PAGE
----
Positives of DBS
The upside for DBS comes from non-interest income. Even though wealth management has started to slow in April, volumes are picking up from hedging activities and bond issuance programs.
In uncertain times, businesses are going to come out and hedge contract prices to mitigate volatility. This is positive for DBS as they earn fees from helping customers to engage in all these stuff.
Secondly, businesses need cashflow and money to stay afloat. They will come out to issue bonds or do rights issue. Again, DBS is there as an intermediary to facilitate all these stuff.
Thirdly, have you noticed everyone around you suddenly wants to open a brokerage account and start investing lately? The volume of business is so high that their server keeps crashing. DBS earns commission fees from trading volume whether you buy or sell.
Fourth, DBS themselves also invests like us. They hold a large pool of investment securities. When interest rates fall, the valuation of these assets rises as the discount rate becomes lower. They can sell and realise some of these profits to offset the fall in NIM also.
Lastly, there would be a flight to safety mindset as everyone deposits their cash into banks. For the first quarter in 2020, there is an additional $35 billions of deposits coming from companies and customers. The more deposits they have, the stronger their balance sheet would be.
All in all, the positives are likely to mitigate the losses from credit allowances, slower growth in loans and NIM compression. Expenses would also come down as they have cut discretionary non-staff costs and variable bonuses are aligned with earnings.
Since revenue is flat, expenses are also flat, Piyush expects FY 2020 earnings to be flat. But of course, all these are just management guidance and no one really knows the extent of the economic impact.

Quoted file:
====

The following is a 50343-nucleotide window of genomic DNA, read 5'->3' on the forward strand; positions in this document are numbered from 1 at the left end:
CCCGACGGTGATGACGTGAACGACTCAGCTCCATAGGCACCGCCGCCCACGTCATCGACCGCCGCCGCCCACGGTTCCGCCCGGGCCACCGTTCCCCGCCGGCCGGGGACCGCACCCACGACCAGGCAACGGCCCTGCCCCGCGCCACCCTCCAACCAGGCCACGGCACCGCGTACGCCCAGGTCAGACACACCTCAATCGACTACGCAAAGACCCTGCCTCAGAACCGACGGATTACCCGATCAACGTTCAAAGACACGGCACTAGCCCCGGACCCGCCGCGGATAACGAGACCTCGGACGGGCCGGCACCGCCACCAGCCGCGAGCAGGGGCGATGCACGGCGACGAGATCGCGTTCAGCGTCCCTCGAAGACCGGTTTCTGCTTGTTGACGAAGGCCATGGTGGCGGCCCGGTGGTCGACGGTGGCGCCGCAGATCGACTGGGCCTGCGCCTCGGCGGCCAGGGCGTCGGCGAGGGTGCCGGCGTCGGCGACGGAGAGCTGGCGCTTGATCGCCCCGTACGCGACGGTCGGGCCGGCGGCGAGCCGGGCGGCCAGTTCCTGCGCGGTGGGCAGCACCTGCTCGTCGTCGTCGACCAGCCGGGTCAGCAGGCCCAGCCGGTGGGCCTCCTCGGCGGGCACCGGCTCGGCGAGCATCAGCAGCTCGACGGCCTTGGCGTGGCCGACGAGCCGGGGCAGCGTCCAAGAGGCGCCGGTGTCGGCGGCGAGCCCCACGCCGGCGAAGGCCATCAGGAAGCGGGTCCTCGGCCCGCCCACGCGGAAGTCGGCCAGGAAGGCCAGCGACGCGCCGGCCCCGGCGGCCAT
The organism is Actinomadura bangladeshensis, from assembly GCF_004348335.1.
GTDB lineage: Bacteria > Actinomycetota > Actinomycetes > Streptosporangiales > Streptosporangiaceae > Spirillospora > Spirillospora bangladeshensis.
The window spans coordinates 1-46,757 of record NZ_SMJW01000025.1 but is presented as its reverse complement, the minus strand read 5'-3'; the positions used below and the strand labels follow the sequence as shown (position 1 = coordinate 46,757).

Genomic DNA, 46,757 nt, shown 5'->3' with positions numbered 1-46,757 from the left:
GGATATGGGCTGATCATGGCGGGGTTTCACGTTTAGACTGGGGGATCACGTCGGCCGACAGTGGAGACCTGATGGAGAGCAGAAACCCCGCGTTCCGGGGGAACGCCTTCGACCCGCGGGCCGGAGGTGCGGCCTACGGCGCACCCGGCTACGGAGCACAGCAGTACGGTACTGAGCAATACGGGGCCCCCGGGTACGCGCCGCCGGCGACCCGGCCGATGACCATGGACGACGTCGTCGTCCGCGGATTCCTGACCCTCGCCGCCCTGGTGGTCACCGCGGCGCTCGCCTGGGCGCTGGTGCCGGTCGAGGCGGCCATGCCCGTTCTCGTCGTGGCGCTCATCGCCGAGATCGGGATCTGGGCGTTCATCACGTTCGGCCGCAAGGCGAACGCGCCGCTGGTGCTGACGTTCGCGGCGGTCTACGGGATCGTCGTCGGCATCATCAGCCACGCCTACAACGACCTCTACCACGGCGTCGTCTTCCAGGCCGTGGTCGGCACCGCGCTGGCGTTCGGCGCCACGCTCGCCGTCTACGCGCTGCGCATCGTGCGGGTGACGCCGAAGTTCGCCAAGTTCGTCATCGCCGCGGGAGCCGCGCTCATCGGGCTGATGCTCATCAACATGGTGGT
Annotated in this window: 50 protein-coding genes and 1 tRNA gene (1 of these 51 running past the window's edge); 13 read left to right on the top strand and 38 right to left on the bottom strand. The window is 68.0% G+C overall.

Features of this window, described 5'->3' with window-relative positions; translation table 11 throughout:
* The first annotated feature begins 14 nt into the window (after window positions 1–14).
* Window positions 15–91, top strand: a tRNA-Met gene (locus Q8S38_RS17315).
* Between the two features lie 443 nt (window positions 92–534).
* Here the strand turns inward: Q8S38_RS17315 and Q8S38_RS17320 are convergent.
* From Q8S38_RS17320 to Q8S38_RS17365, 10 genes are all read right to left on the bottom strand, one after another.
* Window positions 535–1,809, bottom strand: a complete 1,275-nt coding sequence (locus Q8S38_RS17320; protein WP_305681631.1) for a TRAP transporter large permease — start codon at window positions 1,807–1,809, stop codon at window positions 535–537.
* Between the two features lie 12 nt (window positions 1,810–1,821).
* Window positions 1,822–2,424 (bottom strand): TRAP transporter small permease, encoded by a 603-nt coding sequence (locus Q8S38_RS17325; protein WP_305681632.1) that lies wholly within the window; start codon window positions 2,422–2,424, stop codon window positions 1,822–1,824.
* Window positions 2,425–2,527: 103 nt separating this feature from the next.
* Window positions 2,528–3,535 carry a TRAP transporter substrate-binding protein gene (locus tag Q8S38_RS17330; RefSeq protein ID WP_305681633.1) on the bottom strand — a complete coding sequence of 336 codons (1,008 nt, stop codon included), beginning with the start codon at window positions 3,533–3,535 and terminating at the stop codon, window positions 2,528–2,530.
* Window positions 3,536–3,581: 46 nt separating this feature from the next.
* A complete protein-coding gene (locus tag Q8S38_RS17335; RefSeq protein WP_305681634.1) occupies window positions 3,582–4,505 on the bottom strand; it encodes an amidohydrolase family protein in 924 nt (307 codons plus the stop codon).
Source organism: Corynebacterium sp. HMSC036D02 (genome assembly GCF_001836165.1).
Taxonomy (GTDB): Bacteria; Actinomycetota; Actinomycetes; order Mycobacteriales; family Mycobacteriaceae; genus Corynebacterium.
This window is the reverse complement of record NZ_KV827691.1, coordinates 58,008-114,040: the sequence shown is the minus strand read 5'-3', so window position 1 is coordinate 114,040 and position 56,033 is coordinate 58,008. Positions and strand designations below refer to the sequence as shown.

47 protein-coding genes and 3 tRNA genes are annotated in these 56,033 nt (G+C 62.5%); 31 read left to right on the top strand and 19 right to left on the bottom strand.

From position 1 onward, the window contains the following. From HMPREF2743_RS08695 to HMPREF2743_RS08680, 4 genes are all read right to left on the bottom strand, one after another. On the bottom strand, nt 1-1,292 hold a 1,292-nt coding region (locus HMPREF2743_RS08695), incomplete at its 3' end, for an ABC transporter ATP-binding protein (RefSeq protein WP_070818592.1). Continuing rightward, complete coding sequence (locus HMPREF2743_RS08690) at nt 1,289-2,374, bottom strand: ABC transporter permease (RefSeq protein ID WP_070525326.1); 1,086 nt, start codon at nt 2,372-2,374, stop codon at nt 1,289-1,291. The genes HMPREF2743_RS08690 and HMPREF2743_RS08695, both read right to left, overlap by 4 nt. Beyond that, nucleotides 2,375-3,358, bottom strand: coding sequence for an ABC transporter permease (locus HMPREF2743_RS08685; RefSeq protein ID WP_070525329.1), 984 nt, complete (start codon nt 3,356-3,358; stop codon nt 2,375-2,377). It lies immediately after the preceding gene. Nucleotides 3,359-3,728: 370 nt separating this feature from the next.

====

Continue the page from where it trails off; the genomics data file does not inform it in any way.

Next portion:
Credit Outlook for DBS
This pie chart represents DBS’s total loan composition.
In the consumer segment, most of it is housing and credit cards. Housing portfolio is held steady at $75 billion. The risks of defaulting on housing mortgages are very low in Singapore as MAS has a stringent policy on borrowing.
There is the Total Debt Servicing Ratio (TDSR), Loan-to-Value (LTV) ratio and Mortgage Servicing Ratio (MSR). All these stuff look at your income ability to pay off housing loans and they are really conservative.
Also, most of the borrowers are actually house owners rather than investors. So the risk here is very low.
Their credit card loans make up about $11 billion of the consumer segment. This is in comparison to the American banks where credit card loans form the bulk of their consumer loan portfolio. For DBS, it is just 3% of the total group loans. Borrowing limits have also been tightened with more stringent regulations since 2015.
All in all, losses from consumer loans are likely to be minimal based on the prudent measures set up by MAS.
DBS’s loan size to SME is about $39 billion, 10% of the total group loans. Almost 90% of these SME loans are from Singapore and Hong Kong. The good thing about these loans is they have collateral such as properties. So in the event of defaults, DBS still can sell the properties and cover back the losses. However, if the valuation of properties plunges 50%, it is going to be a 08 repeat again.
10% of SME loans are towards the impacted industries like hotels, retailers and F&B companies. For Hong Kong, their portfolio has already been through prolonged stress. Not sure if that meant the negatives are priced in. There was very little mention of Hong Kong.